Austin Bay

Egyptians boast that they possess the world's longest continuously recorded history. Among scholars, the boast spurs lively debate.

In 2011, as Egypt's Arab Spring revolt began, to encourage unified political action, secular and Islamist revolutionary leaders touted the global significance of Egyptian history. As to the precise global significance? Save that chat for later.

Later has arrived, but as a civil war, not a chat. The boast has emerged as a boundary marker underlining an essential divide separating nationalists of all stripes from hardcore political Islamists in Egypt's Muslim Brotherhood.

The scholastic gripes involve less deadly disagreement. Egyptian writing appeared some 5,300 years ago, but the cuneiform script of Mesopotamia's Sumerian city states predates Egypt's hieroglyphs. However, in 2013, Egypt exists. Though Al Sumaria is a popular Iraqi television station, Sumer's city-states are archeological digs or names on stone tablets.

"Continuous" history depends on definition. Egyptian dynasties rose and fell. Is foreign rule discontinuity? Alexander the Great of Macedonia became pharaoh in 332 B.C. Muhammad Ali, Egypt's Khedive from 1805 to 1849, was Albanian. But no matter the ruler, Egyptians never disappeared.

Do gaps in the record break continuity? Scribes typically used pharaonic reigns to chronicle events, and episodes of war and violent civil conflict interrupt scribal accounts. Wars kill scribes and destroy libraries. However, the Nile River continued to flow. Egyptians kept fishing and farming. New scribes always started scribbling again.

Last week's Cairo clashes left at least 650 dead and 4,000 injured. Six hundred fifty dead is not a civil disturbance. Several firefights between police and Muslim Brotherhood resistance cells looked like platoon engagements. The conflict is a civil war, albeit a slow one.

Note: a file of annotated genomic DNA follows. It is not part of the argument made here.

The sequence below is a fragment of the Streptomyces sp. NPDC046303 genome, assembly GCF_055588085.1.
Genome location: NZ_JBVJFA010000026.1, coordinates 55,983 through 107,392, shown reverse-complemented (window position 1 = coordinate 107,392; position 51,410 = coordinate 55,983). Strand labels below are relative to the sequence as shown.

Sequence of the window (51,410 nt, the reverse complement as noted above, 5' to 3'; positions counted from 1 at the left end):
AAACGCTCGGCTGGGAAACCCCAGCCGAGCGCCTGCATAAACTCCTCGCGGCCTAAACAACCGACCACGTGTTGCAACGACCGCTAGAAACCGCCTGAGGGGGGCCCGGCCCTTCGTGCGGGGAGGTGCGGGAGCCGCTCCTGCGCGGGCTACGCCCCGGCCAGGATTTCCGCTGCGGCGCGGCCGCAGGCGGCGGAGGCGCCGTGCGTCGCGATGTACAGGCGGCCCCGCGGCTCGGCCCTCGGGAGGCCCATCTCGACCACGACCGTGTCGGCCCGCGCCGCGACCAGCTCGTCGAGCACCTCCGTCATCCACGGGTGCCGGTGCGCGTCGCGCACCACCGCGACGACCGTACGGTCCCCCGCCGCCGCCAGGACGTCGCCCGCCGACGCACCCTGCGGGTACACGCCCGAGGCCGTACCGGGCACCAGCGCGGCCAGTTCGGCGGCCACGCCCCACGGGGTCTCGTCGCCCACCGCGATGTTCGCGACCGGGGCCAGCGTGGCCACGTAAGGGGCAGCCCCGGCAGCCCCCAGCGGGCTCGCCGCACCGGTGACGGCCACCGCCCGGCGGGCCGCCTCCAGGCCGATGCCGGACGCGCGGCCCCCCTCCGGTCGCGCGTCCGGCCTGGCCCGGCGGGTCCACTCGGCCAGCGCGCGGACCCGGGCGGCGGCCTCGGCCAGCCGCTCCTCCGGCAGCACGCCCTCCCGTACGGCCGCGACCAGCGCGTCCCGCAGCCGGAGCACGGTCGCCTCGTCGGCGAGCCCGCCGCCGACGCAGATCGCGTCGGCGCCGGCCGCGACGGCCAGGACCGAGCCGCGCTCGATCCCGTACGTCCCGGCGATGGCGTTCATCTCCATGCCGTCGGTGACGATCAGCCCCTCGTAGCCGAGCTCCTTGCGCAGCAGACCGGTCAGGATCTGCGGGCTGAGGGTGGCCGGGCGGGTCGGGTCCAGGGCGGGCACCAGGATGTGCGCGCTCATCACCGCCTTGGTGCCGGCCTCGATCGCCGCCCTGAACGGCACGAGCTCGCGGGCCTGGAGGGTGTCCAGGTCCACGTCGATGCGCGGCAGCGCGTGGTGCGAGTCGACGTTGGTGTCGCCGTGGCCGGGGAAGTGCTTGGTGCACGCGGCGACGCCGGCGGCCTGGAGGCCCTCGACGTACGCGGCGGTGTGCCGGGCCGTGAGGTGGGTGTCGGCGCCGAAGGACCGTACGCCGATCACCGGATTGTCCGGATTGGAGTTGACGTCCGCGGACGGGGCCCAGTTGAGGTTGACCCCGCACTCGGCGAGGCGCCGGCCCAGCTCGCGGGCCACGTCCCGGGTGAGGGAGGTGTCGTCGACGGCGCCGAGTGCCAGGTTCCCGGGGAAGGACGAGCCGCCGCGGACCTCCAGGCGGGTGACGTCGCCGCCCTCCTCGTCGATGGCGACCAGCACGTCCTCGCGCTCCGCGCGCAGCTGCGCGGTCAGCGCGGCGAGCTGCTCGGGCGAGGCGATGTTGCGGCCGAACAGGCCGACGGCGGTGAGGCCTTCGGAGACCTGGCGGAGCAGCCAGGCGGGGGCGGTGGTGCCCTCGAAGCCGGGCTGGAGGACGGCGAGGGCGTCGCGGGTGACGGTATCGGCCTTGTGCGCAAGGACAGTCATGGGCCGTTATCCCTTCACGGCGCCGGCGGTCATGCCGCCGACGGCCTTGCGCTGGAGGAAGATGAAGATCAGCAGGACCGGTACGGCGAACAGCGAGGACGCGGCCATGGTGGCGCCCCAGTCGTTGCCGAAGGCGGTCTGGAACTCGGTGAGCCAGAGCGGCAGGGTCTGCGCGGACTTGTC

The Obama administration refuses to call the military-led toppling of Muslim Brotherhood politician and elected president Mohammed Morsi a coup. Gen. Abdel Fatah al-Sissi, Egypt's defense minister and armed forces commander, used military forces to seize political power. Since the coup, Sissi has added deputy prime minister to his portfolio. It was a coup.

The Washington Post sent scribe Lally Weymouth to Egypt. In early August, before the military fought the Brotherhood in Cairo, Weymouth interviewed Sissi. Sissi contended that if the military had not acted in July, a civil war was certain. The Brotherhood has argued the coup ignited a civil war. I think the coup revealed the civil war's existence, before the Brotherhood acquired unaccountable and unchallengeable power. Time will tell.

Austin Bay

Austin Bay is the author of three novels. His third novel, The Wrong Side of Brightness, was published by Putnam/Jove in June 2003. He has also co-authored four non-fiction books, to include A Quick and Dirty Guide to War: Third Edition (with James Dunnigan, Morrow, 1996).
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